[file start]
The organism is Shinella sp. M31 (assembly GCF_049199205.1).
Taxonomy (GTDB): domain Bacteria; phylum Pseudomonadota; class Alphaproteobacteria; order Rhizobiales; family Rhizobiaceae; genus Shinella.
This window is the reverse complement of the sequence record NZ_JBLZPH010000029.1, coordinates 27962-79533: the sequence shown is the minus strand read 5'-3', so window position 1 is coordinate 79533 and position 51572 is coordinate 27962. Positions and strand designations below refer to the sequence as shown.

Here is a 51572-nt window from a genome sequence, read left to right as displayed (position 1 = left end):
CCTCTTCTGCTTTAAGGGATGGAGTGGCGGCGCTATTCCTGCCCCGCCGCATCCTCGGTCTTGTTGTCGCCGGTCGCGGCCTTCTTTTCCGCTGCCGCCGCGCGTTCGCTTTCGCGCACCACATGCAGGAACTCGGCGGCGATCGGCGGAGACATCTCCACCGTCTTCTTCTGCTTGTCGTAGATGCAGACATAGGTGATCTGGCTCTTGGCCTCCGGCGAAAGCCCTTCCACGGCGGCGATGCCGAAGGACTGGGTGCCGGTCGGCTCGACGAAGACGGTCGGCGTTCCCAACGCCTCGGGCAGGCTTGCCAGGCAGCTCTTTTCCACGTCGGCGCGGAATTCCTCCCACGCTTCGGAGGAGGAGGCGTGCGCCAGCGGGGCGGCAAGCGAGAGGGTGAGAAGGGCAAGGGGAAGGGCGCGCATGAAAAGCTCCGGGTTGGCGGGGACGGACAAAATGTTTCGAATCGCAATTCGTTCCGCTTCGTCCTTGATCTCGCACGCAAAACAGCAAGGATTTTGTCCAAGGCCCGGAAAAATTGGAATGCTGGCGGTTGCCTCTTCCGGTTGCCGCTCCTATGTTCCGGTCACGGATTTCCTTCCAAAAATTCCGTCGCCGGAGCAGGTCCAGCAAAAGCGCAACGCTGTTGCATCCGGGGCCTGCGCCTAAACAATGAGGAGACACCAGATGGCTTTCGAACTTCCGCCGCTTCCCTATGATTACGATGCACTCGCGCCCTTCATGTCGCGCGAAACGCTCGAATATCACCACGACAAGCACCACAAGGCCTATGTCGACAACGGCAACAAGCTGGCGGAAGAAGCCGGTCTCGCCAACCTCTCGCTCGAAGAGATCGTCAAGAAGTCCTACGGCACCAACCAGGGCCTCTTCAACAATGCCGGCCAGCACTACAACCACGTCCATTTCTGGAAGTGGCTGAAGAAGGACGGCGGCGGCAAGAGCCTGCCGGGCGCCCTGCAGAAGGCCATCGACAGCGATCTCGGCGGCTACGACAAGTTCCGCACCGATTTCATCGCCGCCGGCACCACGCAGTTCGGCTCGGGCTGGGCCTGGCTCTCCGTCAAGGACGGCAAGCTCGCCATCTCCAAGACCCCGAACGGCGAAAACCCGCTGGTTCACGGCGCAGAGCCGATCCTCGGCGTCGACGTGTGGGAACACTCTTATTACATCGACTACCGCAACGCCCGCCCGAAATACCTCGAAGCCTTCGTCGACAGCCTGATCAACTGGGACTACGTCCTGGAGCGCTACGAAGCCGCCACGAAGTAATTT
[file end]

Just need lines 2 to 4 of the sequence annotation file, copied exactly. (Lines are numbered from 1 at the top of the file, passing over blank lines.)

Taxonomy (GTDB): domain Bacteria; phylum Pseudomonadota; class Alphaproteobacteria; order Rhizobiales; family Rhizobiaceae; genus Shinella.
This window is the reverse complement of the sequence record NZ_JBLZPH010000029.1, coordinates 27962-79533: the sequence shown is the minus strand read 5'-3', so window position 1 is coordinate 79533 and position 51572 is coordinate 27962. Positions and strand designations below refer to the sequence as shown.

Here is a 51572-nt window from a genome sequence, read left to right as displayed (position 1 = left end):